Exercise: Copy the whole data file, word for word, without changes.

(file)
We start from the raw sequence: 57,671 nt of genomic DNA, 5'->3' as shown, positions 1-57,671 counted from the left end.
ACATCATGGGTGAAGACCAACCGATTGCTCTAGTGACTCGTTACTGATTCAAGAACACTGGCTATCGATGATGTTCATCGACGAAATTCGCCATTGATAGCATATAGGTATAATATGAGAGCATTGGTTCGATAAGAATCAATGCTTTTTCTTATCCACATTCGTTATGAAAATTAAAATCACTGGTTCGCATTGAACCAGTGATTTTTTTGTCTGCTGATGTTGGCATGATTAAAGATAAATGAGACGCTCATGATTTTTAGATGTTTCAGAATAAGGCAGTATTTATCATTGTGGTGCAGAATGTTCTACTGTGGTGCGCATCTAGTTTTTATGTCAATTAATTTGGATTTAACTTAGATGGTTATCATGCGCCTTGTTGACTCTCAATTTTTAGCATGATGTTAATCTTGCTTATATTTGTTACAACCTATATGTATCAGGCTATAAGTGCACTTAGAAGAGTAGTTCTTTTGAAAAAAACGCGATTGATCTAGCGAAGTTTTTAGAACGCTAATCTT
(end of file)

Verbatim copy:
We start from the raw sequence: 57,671 nt of genomic DNA, 5'->3' as shown, positions 1-57,671 counted from the left end.
ACATCATGGGTGAAGACCAACCGATTGCTCTAGTGACTCGTTACTGATTCAAGAACACTGGCTATCGATGATGTTCATCGACGAAATTCGCCATTGATAGCATATAGGTATAATATGAGAGCATTGGTTCGATAAGAATCAATGCTTTTTCTTATCCACATTCGTTATGAAAATTAAAATCACTGGTTCGCATTGAACCAGTGATTTTTTTGTCTGCTGATGTTGGCATGATTAAAGATAAATGAGACGCTCATGATTTTTAGATGTTTCAGAATAAGGCAGTATTTATCATTGTGGTGCAGAATGTTCTACTGTGGTGCGCATCTAGTTTTTATGTCAATTAATTTGGATTTAACTTAGATGGTTATCATGCGCCTTGTTGACTCTCAATTTTTAGCATGATGTTAATCTTGCTTATATTTGTTACAACCTATATGTATCAGGCTATAAGTGCACTTAGAAGAGTAGTTCTTTTGAAAAAAACGCGATTGATCTAGCGAAGTTTTTAGAACGCTAATCTT